Frequently I have a problem with self-assemble furniture not holding together as well as I would like. The bolts back out over time the legs in our kitchen chairs get wobbly. Or a bolt from an office chair falls out completely and something that used to work stops working. If I don’t notice the mystery bolt on the floor and the malfunction on the same day, I get other problems.
Changing a worn-out garbage disposal can be a 10-minute job–assuming you anticipate everything, use the same brand as the old one, you know what you’re doing, and the person who installed the old one was at least as competent as you.
It didn’t quite work out for me like that the last time.
My home inspector told me about an easy, inexpensive and nearly permanent repair: Loose brick repair with epoxy. It works really well if you need to fix a loose brick in something like a fireplace or a retaining wall. Epoxy is a effective loose brick adhesive.
Epoxy works because it’s stronger than cement. And while it’s not economical to use epoxy for mortar instead of cement, in small quantities it’s cheap enough, and much quicker.
From time to time I see accordion-style flexible drain pipe (also sometimes called flexible waste pipe) in use, much like the one on the right. St. Louis County inspectors take an exceptionally dim view of these, and I always wondered what the big deal was, since literally every hardware and home-improvement store in St. Louis County sells them. Why would they sell something if it isn’t okay to use it? Read more
Early Monday morning, a fire broke out a couple of streets over from me. Sadly, there was one casualty, a seven-year-old second grader who attends the same school as my oldest son. His older sister heroically came and got him and tried to lead him out the front door, but they became separated and he lost his way.
The paper noted that there have been a large number of fires with fatalities in my area in this past year. It did not speculate on the reasons, but I think I know why.
I think inadequate smoke detectors have a lot to do with it. Read more
My boss’ management is clamoring for metrics. They want to know, at a glance, what we’re doing and how far along we are. Sounds like a job for stacked bar charts in Excel to me.
Figuring out a way to track our progress was fairly easy. Figuring out how to make Excel display that chart in a meaningful fashion… Well, that took about five hours. I’ll try to make it easier for you than it was for me.
I took my youngest son (approximately 4 months) to the hardware store with me today. First trip to the hardware store with Dad. Read more
Honeymoon’s over. The purchase is getting rocky. I’ll tell you about my troubles so you hopefully don’t repeat them.Mistake: We used the mortgage broker our realtor recommended. She got us preapproved quickly enough for us to get our bid in… barely. The rest of the process to get approval went at a sloth’s pace. And then? She slapped us with a 5.625% interest rate and $2,600 in closing costs. She had a vaguely plausible explanation for both, but the closing costs were highway robbery and the interest rate was half a percent higher than it could have been.<p>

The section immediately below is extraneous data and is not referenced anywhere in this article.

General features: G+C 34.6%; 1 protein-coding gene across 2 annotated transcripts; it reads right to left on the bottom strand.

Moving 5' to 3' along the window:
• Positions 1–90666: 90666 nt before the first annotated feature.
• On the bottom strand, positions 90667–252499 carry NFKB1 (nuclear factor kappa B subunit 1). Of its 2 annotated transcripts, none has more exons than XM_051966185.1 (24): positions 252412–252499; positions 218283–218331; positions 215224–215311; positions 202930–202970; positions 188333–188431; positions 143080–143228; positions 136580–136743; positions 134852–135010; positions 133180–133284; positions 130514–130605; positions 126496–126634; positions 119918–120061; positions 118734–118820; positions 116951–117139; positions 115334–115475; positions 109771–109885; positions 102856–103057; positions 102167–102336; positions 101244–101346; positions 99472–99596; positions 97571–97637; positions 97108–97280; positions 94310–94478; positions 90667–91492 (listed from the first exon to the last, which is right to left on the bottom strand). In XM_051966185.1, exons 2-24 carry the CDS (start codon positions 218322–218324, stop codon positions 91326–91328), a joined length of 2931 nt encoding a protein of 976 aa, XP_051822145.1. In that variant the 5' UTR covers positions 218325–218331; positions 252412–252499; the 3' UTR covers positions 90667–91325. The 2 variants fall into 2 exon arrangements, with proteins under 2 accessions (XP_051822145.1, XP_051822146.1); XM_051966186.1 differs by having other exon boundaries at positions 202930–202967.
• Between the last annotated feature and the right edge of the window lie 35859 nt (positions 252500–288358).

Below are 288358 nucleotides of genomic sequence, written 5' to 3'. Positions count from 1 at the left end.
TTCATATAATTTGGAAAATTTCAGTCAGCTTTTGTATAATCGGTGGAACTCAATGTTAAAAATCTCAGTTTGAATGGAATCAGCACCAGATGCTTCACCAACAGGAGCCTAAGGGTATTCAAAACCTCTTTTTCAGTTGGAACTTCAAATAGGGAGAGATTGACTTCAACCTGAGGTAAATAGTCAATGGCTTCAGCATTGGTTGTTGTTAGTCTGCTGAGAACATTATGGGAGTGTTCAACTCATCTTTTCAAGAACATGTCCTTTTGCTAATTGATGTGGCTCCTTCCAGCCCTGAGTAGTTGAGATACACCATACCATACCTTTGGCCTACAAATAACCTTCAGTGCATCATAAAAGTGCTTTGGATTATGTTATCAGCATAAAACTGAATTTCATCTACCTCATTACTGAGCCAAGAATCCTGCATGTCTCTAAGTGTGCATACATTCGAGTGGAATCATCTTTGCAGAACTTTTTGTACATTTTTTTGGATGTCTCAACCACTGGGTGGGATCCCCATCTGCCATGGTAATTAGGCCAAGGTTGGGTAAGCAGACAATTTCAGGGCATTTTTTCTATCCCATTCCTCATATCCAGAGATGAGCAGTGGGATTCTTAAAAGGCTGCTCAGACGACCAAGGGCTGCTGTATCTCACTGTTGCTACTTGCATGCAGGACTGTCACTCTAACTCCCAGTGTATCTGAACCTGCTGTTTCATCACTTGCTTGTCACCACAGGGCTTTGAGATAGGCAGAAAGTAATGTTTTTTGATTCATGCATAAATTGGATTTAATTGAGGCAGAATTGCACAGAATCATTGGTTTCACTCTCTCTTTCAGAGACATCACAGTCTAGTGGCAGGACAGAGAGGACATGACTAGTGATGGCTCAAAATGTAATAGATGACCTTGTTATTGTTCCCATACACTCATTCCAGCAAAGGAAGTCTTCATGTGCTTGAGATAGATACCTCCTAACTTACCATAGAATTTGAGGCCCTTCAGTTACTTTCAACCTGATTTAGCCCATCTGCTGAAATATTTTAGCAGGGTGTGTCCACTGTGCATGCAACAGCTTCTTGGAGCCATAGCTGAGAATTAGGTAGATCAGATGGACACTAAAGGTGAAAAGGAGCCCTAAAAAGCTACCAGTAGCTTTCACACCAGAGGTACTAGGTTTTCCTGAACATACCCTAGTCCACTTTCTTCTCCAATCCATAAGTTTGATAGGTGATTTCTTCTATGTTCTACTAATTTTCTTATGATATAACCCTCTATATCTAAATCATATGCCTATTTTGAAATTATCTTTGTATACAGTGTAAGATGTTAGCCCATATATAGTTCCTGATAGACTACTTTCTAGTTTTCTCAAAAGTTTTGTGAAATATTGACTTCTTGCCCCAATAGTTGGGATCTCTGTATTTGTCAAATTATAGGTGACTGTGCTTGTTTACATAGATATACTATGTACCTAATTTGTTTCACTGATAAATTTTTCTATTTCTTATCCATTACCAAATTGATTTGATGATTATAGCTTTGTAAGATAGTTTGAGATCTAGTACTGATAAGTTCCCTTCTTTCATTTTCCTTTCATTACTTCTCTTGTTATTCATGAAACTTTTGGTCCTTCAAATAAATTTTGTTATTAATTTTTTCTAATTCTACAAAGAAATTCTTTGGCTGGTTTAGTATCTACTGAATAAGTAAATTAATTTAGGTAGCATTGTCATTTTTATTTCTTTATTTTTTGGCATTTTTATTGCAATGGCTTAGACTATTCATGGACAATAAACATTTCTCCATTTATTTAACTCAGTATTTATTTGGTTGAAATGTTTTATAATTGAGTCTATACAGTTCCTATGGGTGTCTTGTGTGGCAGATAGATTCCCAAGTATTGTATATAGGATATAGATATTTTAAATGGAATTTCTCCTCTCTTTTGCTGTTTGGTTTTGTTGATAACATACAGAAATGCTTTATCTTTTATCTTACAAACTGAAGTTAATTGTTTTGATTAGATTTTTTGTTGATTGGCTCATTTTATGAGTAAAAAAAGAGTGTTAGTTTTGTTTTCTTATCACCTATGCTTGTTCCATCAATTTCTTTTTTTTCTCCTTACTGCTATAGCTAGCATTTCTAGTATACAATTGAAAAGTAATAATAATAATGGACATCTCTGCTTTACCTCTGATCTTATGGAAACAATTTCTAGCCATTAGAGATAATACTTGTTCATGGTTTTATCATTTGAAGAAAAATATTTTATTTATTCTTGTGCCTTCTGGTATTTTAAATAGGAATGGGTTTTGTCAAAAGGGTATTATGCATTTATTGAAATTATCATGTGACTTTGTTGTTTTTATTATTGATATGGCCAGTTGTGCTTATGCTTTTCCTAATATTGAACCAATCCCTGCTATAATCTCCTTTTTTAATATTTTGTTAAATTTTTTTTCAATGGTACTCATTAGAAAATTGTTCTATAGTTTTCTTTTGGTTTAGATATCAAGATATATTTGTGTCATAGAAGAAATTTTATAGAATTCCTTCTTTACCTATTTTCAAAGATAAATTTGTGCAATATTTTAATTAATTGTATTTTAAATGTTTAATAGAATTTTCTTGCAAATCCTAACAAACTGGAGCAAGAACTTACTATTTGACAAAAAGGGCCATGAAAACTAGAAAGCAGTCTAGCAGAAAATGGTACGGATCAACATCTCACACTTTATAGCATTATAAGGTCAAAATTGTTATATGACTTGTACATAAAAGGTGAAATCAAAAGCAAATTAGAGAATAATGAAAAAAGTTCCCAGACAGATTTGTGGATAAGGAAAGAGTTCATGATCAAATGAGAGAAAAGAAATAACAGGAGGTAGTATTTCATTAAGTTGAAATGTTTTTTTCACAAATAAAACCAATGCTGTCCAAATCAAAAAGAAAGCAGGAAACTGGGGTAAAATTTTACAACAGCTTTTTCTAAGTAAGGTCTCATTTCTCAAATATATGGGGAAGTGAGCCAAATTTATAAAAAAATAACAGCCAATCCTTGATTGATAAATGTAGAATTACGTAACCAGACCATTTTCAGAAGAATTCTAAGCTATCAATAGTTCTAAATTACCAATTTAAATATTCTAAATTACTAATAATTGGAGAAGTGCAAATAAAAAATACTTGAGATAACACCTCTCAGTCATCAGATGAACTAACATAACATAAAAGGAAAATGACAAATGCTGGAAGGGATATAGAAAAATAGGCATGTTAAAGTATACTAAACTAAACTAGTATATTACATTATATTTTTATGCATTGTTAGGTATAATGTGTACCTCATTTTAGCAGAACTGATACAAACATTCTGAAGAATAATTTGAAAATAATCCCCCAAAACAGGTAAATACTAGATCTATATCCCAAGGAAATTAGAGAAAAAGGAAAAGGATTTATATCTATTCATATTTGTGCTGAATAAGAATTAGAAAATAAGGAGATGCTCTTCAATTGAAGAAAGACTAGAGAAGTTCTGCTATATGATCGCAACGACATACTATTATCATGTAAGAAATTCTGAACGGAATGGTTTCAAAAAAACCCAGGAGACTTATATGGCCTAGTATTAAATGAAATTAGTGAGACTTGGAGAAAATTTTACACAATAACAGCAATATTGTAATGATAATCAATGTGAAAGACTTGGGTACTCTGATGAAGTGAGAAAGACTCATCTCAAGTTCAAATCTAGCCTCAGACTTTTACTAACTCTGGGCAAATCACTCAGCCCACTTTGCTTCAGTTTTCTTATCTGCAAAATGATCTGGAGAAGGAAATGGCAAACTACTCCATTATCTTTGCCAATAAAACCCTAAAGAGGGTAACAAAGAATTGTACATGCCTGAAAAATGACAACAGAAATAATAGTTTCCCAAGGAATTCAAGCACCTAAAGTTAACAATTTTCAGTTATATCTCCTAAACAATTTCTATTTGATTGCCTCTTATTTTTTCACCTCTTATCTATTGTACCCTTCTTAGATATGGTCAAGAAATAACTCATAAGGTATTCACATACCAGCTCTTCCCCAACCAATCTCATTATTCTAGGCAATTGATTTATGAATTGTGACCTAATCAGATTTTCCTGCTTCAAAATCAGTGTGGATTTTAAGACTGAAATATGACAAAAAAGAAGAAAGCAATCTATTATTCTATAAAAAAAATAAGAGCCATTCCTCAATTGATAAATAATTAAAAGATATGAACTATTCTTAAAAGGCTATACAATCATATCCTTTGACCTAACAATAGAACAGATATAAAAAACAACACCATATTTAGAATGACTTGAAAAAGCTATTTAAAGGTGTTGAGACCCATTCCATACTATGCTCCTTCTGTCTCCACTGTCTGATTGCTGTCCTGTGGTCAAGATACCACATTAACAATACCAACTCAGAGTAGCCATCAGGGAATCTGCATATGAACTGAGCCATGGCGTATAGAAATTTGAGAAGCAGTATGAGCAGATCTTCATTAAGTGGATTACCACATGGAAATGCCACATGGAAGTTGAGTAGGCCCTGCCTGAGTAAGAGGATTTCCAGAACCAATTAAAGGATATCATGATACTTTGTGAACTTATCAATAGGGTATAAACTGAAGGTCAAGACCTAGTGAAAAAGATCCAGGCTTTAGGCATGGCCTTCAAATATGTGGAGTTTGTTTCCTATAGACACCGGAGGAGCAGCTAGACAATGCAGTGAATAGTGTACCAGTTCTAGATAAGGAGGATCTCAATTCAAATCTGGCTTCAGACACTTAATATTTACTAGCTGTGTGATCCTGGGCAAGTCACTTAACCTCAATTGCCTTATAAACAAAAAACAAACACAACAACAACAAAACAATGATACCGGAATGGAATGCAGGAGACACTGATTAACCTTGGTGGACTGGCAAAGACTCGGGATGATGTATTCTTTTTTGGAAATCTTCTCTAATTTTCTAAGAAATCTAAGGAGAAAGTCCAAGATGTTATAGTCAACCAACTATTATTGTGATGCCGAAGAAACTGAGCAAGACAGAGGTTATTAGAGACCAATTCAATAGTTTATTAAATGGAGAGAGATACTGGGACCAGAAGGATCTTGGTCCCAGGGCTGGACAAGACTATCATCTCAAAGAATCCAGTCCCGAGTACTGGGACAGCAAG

Having been lectured by my accountant once about closing costs, I tried to negotiate. Everything’s negotiable, he said. Nothing’s negotiable, she said.
"So I really should just pay cash for this house?" I asked.
She laughed. "If you can." She thought she had me over a barrel and she was going to take advantage of me.
Hopefully she learned a lesson, but I doubt it. Don’t give a Scotsman reason to reconsider parting with money, because once you do, you’ve lost him.
I was out of fight at that point, but my wife called the bank we use most of the time. She told the agent about our 5.625% interest rate and $2,600 closing costs, and asked if she could beat that, and if she could, how we get out of the bad deal.
She talked to us about our goals and our finances and suggested a Home Equity loan. The rate would be low, the payments would be flexible, we could get approved quickly, and there would be no closing costs.
It’s an unconventional answer to the problem. But for a first property, with uncertain expenses, it gives some flexibility. Let things stabilize for a year or two, then get a conventional mortgage if need be. The conventional mortgage gives long-term flexibility, but a HELOC gives short-term flexibility.
So it pays to call around until you find a loan officer with some creativity.
And true to her word, we had approval on the HELOC in three days. That’s how long it took sloth lady to get us just a preapproval.
The house: Now I know why the house was cheap. Superficially, it looked good. But when we started poking around with an inspector, we found out the house was an Uncle Louie Special. Uncle Louie re-did the wiring, the siding, the plumbing, and almost everything else in sight. Uncle Louie did a reasonably good job of laying tile and painting, but when it came to anything else… Well, the inspector said, "He sure didn’t let not knowing what he was doing get in the way of him finishing a project."
He said a few other things too, but it’s probably best not to repeat them.
Unfortunately, it’s going to take professionals to fix most of Uncle Louie’s work. And it won’t be cheap.
The inspector’s advice: Make the decision with the numbers, not with your heart. Which is good advice. The realtor’s job is to make you fall in love with the property. The inspector’s job is to bring you back to reality.
Sometimes the reality isn’t what it first seems. But sometimes you can still make it work anyway.
That’s what we have to learn next.